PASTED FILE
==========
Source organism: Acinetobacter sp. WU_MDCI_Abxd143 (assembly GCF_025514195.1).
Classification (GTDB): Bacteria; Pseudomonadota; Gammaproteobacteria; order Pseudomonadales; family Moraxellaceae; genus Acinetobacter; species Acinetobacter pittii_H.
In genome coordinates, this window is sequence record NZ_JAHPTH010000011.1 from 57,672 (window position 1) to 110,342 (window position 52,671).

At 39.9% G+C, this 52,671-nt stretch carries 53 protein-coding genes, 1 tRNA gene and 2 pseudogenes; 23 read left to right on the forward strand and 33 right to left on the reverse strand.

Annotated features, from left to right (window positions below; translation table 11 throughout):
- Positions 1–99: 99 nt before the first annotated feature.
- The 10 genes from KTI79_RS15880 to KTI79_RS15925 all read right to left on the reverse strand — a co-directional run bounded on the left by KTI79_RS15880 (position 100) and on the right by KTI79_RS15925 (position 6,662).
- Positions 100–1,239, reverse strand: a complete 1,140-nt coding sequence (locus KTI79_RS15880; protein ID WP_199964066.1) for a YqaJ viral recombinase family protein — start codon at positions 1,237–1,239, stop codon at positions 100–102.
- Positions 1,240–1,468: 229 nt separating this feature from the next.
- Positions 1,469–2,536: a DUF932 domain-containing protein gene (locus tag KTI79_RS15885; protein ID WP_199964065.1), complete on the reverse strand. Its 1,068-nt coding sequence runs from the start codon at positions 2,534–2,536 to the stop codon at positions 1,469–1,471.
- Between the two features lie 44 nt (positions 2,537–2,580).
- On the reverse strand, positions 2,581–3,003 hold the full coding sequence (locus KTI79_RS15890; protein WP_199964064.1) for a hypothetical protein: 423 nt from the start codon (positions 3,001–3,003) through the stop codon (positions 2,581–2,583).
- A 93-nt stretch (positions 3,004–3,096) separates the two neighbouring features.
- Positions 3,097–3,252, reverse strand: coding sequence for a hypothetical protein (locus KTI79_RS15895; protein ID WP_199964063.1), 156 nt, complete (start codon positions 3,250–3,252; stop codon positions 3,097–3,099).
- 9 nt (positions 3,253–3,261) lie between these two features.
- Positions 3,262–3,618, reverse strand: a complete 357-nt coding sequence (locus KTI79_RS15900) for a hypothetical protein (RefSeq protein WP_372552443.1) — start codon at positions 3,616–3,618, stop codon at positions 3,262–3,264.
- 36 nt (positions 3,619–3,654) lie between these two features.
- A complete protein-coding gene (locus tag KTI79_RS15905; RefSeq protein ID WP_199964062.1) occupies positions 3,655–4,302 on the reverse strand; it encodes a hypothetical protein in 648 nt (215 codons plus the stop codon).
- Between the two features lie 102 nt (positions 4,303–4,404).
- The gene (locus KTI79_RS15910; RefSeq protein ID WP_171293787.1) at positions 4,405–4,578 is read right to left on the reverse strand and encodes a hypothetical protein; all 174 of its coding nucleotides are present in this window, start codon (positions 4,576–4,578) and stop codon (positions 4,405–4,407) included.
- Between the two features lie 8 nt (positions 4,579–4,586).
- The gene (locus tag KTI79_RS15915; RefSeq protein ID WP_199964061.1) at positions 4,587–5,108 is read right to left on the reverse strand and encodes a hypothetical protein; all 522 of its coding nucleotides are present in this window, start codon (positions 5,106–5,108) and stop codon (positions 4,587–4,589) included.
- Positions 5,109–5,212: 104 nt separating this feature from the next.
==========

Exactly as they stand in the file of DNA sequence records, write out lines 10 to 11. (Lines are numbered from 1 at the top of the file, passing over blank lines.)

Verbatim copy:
- Positions 1,469–2,536: a DUF932 domain-containing protein gene (locus tag KTI79_RS15885; protein ID WP_199964065.1), complete on the reverse strand. Its 1,068-nt coding sequence runs from the start codon at positions 2,534–2,536 to the stop codon at positions 1,469–1,471.
- Between the two features lie 44 nt (positions 2,537–2,580).